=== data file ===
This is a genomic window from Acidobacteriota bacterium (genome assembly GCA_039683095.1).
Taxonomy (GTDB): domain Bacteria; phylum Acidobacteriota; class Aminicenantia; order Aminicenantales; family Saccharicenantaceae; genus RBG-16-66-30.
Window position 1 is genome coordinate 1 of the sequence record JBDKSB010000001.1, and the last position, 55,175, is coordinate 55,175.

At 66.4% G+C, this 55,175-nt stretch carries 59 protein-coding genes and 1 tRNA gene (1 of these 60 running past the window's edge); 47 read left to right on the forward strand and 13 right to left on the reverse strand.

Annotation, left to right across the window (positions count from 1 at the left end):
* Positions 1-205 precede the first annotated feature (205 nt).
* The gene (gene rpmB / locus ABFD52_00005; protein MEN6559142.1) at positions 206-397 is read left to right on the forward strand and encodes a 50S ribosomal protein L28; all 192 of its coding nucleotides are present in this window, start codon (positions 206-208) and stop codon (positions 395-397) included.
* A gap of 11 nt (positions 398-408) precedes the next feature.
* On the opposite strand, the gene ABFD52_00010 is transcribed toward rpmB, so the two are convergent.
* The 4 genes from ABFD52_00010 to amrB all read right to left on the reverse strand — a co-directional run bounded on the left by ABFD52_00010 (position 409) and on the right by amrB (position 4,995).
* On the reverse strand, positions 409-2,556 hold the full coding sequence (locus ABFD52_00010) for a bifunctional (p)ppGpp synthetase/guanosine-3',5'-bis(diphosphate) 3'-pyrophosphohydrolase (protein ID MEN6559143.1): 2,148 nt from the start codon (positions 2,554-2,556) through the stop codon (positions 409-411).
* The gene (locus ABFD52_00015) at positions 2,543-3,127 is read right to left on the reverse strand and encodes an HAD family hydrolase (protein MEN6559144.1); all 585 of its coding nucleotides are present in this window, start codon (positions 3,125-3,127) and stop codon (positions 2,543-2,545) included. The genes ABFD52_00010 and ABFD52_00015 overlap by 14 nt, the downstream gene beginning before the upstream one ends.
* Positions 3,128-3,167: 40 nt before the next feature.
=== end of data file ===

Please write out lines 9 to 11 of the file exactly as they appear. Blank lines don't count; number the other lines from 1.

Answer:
* On the opposite strand, the gene ABFD52_00010 is transcribed toward rpmB, so the two are convergent.
* The 4 genes from ABFD52_00010 to amrB all read right to left on the reverse strand — a co-directional run bounded on the left by ABFD52_00010 (position 409) and on the right by amrB (position 4,995).
* On the reverse strand, positions 409-2,556 hold the full coding sequence (locus ABFD52_00010) for a bifunctional (p)ppGpp synthetase/guanosine-3',5'-bis(diphosphate) 3'-pyrophosphohydrolase (protein ID MEN6559143.1): 2,148 nt from the start codon (positions 2,554-2,556) through the stop codon (positions 409-411).